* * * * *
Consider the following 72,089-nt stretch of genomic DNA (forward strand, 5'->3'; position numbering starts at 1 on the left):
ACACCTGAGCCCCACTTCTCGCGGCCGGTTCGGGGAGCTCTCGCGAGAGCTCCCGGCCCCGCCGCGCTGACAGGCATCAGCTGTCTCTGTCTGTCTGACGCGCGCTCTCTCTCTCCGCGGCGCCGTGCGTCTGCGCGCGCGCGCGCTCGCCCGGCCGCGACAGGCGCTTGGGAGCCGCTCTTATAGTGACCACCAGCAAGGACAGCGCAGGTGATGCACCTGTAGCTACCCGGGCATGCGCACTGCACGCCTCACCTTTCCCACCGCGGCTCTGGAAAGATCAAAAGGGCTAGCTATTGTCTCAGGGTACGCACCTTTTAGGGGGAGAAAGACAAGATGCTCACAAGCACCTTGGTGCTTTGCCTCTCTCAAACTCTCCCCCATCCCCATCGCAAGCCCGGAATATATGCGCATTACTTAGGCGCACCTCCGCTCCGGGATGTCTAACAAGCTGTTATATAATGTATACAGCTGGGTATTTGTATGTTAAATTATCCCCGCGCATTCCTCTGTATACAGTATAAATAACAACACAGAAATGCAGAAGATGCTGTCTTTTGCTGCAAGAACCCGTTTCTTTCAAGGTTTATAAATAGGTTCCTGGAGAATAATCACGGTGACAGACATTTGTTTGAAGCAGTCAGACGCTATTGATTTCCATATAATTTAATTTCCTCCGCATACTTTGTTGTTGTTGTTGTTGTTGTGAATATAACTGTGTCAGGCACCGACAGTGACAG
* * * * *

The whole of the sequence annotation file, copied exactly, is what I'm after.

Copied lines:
Consider the following 72,089-nt stretch of genomic DNA (forward strand, 5'->3'; position numbering starts at 1 on the left):
ACACCTGAGCCCCACTTCTCGCGGCCGGTTCGGGGAGCTCTCGCGAGAGCTCCCGGCCCCGCCGCGCTGACAGGCATCAGCTGTCTCTGTCTGTCTGACGCGCGCTCTCTCTCTCCGCGGCGCCGTGCGTCTGCGCGCGCGCGCGCTCGCCCGGCCGCGACAGGCGCTTGGGAGCCGCTCTTATAGTGACCACCAGCAAGGACAGCGCAGGTGATGCACCTGTAGCTACCCGGGCATGCGCACTGCACGCCTCACCTTTCCCACCGCGGCTCTGGAAAGATCAAAAGGGCTAGCTATTGTCTCAGGGTACGCACCTTTTAGGGGGAGAAAGACAAGATGCTCACAAGCACCTTGGTGCTTTGCCTCTCTCAAACTCTCCCCCATCCCCATCGCAAGCCCGGAATATATGCGCATTACTTAGGCGCACCTCCGCTCCGGGATGTCTAACAAGCTGTTATATAATGTATACAGCTGGGTATTTGTATGTTAAATTATCCCCGCGCATTCCTCTGTATACAGTATAAATAACAACACAGAAATGCAGAAGATGCTGTCTTTTGCTGCAAGAACCCGTTTCTTTCAAGGTTTATAAATAGGTTCCTGGAGAATAATCACGGTGACAGACATTTGTTTGAAGCAGTCAGACGCTATTGATTTCCATATAATTTAATTTCCTCCGCATACTTTGTTGTTGTTGTTGTTGTTGTGAATATAACTGTGTCAGGCACCGACAGTGACAG